US Vice President Joe Biden was due to meet President Hamid Karzai on Tuesday on day two of a surprise visit to Afghanistan six months ahead of the planned start of limited troop withdrawals.
Biden will hold talks and have lunch with Karzai in Kabul after visiting a training facility for Afghan security forces. He is also expected to meet US troops serving in the country later.
Shortly after arriving late Monday, he spent nearly two hours with the commander of international troops in Afghanistan, US General David Petraeus, and US ambassador Karl Eikenberry.
Aides travelling with the vice president said his trip came at a “pivot point” for the US in Afghanistan, adding it would allow Biden to review progress towards handing responsibility for security to Afghan forces by 2014.
There are about 97,000 American troops serving in Afghanistan as part of a 140,000-strong NATO-led deployment.
But limited, conditions-based withdrawals of US troops are expected to start in July ahead of the scheduled transfer of responsibility for security to Afghan forces in four years’ time.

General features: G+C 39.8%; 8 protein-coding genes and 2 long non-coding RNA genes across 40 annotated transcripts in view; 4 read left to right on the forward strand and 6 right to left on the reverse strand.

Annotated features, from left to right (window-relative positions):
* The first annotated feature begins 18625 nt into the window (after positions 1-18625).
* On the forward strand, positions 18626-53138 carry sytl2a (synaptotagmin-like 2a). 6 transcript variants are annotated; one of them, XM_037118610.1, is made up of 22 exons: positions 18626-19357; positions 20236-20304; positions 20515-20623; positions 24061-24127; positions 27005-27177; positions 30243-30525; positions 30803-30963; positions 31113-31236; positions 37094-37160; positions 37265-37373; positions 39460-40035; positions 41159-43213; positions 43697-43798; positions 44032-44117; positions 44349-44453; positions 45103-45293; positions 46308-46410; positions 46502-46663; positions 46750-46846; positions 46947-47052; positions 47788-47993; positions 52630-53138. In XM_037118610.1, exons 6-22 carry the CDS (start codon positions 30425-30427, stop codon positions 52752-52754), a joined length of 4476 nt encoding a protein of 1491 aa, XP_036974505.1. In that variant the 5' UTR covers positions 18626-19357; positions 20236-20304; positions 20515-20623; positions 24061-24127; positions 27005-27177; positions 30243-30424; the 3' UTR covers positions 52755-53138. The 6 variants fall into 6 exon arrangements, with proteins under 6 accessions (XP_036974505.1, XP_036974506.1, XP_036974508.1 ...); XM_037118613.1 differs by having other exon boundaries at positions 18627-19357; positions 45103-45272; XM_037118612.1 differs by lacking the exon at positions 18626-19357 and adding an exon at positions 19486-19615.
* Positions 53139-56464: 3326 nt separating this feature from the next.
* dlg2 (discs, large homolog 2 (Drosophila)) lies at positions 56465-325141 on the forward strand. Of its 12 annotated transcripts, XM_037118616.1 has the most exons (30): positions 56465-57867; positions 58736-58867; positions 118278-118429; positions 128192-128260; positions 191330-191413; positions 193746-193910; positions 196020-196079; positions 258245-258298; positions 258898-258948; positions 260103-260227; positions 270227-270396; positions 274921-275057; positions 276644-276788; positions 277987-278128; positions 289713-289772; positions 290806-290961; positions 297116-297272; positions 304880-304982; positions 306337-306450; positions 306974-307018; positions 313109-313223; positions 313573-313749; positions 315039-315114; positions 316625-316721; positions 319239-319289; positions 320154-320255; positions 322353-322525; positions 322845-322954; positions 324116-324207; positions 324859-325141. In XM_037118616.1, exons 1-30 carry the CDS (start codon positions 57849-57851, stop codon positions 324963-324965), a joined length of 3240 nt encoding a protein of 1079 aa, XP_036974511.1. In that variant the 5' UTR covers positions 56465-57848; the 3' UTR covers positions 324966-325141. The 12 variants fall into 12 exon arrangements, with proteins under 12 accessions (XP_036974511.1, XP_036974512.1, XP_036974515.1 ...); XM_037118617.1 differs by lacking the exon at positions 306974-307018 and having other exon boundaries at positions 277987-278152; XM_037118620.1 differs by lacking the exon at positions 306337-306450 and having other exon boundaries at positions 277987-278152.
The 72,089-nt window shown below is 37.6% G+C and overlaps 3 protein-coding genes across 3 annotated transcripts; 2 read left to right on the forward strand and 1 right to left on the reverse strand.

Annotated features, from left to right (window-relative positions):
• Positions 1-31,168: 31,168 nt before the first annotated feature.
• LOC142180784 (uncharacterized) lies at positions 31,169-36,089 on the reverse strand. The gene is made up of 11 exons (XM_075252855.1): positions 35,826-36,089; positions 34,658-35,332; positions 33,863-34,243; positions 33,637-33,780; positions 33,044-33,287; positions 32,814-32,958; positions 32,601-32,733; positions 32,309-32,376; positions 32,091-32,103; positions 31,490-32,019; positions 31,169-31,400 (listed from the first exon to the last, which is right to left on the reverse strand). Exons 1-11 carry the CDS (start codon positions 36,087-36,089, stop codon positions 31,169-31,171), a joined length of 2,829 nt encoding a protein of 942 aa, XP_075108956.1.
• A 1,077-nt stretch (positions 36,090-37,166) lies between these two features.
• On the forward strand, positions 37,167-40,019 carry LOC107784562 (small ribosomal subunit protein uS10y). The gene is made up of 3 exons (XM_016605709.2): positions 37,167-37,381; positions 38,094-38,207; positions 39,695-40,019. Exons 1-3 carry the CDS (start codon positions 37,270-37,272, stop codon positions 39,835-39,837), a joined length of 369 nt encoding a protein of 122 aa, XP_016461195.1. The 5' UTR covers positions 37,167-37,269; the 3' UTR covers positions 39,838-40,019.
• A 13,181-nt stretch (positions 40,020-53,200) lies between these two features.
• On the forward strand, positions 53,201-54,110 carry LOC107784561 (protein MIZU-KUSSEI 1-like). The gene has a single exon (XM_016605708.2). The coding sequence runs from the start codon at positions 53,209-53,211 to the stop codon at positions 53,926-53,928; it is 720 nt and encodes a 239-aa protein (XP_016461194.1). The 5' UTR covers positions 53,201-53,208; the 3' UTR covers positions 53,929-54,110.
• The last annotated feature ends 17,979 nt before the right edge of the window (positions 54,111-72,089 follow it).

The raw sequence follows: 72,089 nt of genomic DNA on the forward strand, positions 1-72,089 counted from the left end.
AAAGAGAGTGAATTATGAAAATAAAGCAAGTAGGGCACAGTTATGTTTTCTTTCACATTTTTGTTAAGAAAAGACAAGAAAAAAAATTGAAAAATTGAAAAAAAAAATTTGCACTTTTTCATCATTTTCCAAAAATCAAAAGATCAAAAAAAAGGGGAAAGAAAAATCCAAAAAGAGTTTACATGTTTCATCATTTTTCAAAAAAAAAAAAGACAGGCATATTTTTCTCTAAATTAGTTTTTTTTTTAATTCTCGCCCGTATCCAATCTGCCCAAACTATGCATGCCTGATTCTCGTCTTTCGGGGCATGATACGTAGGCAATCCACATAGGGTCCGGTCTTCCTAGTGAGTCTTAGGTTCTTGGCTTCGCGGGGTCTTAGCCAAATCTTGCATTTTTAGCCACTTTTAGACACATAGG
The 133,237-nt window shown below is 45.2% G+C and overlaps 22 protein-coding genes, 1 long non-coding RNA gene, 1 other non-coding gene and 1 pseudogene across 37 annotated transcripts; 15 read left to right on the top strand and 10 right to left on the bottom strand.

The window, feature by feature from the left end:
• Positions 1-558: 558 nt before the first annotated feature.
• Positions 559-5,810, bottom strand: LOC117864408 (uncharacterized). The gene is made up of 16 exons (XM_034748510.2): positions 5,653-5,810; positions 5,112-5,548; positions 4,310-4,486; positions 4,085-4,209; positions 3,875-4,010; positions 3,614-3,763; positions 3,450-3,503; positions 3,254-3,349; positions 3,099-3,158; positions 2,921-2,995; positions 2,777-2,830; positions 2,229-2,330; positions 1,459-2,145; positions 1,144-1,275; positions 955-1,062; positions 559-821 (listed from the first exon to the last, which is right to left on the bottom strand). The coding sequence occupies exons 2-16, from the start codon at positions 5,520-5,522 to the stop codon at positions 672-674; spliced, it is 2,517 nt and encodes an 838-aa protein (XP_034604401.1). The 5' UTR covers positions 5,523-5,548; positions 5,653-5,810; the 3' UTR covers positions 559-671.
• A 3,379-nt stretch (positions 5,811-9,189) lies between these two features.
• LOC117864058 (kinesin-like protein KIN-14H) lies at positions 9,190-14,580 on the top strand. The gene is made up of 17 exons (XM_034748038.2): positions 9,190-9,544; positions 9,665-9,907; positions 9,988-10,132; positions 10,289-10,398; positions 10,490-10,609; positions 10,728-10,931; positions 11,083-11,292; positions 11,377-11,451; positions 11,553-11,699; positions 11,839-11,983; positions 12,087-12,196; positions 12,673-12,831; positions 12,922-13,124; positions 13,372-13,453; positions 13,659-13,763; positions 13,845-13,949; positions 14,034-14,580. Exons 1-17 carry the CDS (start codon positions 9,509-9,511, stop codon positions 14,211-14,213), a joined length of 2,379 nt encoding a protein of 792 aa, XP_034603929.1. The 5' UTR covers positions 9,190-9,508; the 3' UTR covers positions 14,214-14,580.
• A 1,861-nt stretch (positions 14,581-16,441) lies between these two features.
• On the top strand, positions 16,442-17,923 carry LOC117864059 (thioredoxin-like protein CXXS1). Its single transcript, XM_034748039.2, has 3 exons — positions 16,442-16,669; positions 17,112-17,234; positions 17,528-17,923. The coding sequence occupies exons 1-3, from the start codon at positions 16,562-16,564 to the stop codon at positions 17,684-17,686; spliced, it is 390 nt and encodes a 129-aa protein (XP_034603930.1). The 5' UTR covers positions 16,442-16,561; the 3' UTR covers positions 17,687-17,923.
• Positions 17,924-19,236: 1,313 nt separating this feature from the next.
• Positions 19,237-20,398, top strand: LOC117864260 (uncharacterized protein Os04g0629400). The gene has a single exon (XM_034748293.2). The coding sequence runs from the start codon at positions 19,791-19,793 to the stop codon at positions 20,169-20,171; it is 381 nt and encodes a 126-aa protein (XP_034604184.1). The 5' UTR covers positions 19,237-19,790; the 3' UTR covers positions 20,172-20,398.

Coalition troops suffered their bloodiest year yet in Afghanistan in 2010 with 711 deaths, according to the iCasualties.org website.
“The visit comes at an important time. This is a pivot point in our policy,” a senior US administration official told reporters travelling with Biden.
“This is a very good moment to assess the progress we’re making toward starting the transition and the work that remains to be done.”
Asked about recent comments by Karzai accusing foreign countries of meddling in Afghanistan, the US official stressed: “We’re not here to govern Afghanistan. We’re not here to nation-build… those responsibilities belong to the Afghans.”
The visit, Biden’s first to Afghanistan since taking office, was not pre-announced due to security concerns, although Karzai was informed of the trip last week, the US official told reporters.
Biden’s trip started four days after the US announced it was sending an extra 1,400 Marines to southern Afghanistan, seen as the heart of the Taliban insurgency, in a bid to pre-empt an expected spring offensive in April or May.
The fresh troops could start arriving within weeks and would only be on the ground for a short mission of less than 90 days, US defence officials said.